For most musicians who aren't playing in orchestras or as session musicians, a musicians' union is about as useful as a roadie who can't lift anything over 20 pounds on doctor's orders. But, for the thousands of musicians who do work in the film, television and recording studio industry, they rely on unions to help them get a fair wage.
American Federation of Musicians (AFM) president Ray Hair (yes, the president of a musicians' union has the last name Hair) is clearly trying to earn his paycheck after taking to YouTube to blast Lionsgate, the film company making the movie adaptation of the insanely popular (and damn disturbing) adolescent book series Hunger Games.
According to Hair, Lionsgate is filming the movie in North Carolina -- the film about a future world where children are pitted against one another in a battle to the death is set in Appalachia -- but the company has decided to record the score, which he claims is mostly traditional Appalachian music, in Europe with non-American musicians.
Hair believes they are doing so to avoid paying fair wages, healthcare costs and the like to the musicians performing the score.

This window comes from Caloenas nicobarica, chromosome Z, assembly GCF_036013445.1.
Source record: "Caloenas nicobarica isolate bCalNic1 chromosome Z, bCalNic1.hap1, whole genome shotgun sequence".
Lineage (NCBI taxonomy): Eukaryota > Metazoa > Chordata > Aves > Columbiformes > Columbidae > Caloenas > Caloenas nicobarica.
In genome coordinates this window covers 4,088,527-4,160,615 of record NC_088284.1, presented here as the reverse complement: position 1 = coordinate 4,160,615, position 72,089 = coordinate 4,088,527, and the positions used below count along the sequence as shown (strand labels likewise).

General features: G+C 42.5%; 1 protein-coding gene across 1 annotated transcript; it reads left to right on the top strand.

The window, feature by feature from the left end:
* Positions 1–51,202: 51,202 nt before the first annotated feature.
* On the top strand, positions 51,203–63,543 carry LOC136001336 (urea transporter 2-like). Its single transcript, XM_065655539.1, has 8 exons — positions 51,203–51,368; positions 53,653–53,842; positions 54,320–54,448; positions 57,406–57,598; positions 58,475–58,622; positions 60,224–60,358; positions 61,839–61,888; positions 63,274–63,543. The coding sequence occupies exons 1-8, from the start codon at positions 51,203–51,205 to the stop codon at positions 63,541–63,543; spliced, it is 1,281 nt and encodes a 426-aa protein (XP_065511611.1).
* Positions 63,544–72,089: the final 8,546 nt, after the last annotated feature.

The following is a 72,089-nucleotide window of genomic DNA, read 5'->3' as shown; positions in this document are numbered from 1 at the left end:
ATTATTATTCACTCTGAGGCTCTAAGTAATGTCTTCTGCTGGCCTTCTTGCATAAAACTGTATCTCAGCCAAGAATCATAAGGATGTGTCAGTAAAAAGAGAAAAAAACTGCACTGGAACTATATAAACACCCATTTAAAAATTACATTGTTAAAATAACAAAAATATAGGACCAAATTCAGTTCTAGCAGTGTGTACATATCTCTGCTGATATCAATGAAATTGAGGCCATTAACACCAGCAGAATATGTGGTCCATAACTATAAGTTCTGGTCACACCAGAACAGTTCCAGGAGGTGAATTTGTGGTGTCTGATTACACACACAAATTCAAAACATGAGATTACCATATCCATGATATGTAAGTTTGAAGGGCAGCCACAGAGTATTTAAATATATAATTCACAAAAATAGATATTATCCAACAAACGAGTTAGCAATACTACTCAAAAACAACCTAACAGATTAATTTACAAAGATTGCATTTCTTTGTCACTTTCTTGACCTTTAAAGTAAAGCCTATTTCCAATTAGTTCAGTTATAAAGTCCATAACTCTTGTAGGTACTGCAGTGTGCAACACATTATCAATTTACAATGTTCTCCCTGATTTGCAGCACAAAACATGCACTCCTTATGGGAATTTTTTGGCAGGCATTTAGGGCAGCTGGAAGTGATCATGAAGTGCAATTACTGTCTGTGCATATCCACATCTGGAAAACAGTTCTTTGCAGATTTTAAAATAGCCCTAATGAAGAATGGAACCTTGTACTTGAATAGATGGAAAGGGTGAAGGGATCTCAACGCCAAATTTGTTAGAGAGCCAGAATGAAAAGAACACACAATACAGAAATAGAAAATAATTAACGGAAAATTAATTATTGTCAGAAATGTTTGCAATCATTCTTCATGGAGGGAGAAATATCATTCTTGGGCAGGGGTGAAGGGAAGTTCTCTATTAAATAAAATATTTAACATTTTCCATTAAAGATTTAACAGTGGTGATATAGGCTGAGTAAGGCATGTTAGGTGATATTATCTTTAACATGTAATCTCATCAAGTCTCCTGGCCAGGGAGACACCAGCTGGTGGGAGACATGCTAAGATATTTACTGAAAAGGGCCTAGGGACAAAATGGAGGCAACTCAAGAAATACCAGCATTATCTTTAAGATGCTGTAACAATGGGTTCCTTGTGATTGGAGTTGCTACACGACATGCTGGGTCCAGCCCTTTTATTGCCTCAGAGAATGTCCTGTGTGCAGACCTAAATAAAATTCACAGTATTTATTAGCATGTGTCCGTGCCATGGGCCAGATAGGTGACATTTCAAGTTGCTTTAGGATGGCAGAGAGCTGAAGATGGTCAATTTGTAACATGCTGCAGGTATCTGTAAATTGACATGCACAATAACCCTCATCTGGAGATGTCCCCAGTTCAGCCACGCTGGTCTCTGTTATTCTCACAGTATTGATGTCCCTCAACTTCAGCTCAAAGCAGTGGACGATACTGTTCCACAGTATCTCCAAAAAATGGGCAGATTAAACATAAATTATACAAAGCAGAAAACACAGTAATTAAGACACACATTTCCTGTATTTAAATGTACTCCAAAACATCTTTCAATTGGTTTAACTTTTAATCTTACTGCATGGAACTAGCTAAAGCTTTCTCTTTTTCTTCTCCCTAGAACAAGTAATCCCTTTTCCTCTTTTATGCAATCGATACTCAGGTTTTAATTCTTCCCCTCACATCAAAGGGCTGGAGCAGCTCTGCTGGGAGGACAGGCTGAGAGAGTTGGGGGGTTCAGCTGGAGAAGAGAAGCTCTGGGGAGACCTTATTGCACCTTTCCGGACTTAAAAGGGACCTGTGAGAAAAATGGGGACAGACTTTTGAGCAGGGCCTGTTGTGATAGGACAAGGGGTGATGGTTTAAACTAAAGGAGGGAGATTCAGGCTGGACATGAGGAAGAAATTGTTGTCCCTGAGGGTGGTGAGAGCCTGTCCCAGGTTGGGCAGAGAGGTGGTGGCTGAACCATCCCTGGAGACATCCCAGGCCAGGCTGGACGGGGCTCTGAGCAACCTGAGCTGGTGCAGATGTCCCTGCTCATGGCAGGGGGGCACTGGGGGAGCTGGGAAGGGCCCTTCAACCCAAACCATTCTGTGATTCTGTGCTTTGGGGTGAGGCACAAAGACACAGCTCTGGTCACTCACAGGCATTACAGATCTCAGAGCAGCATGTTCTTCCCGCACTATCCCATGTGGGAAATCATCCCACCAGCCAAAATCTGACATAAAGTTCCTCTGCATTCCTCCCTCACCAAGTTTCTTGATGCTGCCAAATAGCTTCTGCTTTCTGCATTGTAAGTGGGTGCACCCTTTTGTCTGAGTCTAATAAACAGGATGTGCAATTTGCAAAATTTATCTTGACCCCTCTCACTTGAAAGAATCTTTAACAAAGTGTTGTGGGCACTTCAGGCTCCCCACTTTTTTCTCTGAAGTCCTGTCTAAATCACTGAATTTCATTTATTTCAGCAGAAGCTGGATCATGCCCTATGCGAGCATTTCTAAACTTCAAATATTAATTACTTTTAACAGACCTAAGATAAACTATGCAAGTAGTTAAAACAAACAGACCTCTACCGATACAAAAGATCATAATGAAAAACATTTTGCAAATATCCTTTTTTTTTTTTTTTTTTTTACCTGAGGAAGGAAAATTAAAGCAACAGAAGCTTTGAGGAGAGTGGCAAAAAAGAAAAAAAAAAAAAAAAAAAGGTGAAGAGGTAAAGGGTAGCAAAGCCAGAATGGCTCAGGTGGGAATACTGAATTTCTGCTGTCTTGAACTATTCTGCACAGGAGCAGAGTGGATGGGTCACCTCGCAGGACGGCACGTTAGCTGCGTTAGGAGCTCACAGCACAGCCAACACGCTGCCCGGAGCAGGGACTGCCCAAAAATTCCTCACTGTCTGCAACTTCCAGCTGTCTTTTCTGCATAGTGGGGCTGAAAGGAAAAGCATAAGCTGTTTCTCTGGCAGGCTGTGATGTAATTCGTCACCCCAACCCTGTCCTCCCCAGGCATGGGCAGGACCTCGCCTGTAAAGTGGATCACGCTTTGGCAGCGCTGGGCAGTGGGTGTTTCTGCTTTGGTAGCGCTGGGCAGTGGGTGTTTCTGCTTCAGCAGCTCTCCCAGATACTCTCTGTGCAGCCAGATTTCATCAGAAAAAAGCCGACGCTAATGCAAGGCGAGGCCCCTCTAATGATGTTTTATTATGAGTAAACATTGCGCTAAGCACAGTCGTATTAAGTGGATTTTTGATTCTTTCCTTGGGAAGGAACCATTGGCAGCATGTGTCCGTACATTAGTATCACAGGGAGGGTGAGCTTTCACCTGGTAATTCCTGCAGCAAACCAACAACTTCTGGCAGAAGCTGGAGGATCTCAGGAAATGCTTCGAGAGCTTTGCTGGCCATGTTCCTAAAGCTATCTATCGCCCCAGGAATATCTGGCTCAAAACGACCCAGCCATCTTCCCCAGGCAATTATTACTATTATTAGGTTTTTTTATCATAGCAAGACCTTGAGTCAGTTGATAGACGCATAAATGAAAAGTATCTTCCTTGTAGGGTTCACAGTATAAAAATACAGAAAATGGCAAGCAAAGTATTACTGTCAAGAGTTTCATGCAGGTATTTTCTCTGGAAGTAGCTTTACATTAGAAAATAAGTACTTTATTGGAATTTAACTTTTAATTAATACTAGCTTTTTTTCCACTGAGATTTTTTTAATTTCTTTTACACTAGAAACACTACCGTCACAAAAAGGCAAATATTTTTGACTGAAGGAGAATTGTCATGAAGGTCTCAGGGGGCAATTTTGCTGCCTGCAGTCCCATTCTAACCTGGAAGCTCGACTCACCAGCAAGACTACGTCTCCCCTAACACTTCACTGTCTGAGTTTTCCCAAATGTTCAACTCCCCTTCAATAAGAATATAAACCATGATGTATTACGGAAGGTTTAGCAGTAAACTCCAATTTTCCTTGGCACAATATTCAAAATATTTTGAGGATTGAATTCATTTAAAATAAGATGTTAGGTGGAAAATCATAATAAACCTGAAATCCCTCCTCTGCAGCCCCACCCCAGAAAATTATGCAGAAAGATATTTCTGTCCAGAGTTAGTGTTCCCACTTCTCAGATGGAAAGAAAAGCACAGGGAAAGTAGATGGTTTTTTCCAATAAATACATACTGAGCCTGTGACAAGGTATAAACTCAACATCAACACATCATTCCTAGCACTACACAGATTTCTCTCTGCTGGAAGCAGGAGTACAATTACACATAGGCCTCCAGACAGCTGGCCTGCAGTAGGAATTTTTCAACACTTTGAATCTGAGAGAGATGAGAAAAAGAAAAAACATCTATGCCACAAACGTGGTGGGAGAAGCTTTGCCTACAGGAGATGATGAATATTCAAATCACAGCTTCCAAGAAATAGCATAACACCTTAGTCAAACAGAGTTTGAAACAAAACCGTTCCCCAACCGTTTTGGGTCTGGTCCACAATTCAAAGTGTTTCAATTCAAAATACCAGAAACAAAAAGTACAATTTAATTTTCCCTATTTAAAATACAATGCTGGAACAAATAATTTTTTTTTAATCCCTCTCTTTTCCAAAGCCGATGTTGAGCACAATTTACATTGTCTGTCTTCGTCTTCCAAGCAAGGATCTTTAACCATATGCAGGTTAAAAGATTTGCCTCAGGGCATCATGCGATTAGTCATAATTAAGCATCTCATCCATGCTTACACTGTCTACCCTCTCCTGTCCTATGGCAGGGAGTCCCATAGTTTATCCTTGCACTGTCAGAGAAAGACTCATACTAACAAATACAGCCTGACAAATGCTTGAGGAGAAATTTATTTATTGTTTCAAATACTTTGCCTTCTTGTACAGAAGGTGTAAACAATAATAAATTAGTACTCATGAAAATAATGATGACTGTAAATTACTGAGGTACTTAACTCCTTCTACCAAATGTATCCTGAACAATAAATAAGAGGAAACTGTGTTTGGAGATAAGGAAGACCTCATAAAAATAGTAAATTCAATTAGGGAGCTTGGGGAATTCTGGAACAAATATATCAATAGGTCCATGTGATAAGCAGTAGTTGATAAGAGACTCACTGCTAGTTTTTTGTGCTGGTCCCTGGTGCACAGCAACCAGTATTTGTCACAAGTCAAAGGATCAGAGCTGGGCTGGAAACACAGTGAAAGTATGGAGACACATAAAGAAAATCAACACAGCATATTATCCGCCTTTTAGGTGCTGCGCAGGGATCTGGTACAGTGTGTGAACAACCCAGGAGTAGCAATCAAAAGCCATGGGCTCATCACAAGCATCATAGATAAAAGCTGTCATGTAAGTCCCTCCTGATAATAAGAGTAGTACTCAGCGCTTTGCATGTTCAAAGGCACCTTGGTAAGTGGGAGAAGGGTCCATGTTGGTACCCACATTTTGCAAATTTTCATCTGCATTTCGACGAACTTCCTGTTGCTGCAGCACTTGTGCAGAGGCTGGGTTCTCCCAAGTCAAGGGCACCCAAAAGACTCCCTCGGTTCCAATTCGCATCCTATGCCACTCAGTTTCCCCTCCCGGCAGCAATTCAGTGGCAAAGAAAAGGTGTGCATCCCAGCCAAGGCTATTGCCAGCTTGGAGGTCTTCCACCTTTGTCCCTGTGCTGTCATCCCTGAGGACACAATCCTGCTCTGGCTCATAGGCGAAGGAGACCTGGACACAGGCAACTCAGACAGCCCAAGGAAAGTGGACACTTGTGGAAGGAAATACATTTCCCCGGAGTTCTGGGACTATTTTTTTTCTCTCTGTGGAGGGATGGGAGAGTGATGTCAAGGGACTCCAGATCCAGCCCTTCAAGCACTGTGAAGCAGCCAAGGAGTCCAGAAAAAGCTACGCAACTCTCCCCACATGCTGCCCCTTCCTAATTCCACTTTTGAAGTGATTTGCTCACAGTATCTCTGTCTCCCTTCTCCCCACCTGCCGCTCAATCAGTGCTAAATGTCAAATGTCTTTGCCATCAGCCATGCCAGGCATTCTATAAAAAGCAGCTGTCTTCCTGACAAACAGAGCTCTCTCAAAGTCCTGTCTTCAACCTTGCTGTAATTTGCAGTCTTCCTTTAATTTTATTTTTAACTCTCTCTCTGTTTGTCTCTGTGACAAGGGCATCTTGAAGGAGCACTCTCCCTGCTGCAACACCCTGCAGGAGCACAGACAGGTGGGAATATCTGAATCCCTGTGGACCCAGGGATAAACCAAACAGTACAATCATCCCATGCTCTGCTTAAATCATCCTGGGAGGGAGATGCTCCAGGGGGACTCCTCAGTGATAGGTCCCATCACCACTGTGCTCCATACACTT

If you like this story, consider signing up for our email newsletters.
SHOW ME HOW
You have successfully signed up for your selected newsletter(s) - please keep an eye on your mailbox, we're movin' in!
Now, there are some fantastic bluegrass outfits, surprisingly, in Eastern Europe, including the wonderful Druha Trava, but we get the point. After all, one of the more successful scores and soundtracks for an American film in recent history was for O Brother, Where Art Thou? which was performed by bluegrass artists mostly from the Nashville area.
Frankly, we aren't all that bothered that an American film company would choose to use European musicians to score a film. There are some pretty incredible composers from that part of the world, past and present. But, it is worrisome if Lionsgate is indeed outsourcing traditional American music to artists across the pond. Imagine a film about B.B. King scored by a composer from South America or a jazz film scored by someone from China.
We're not exactly flag-waving, love-it-or-leave-it 'Mericans, but it does feel a little weird. Then again, it is for a movie about kids who fight for their survival in some sort of freaky future wilderness.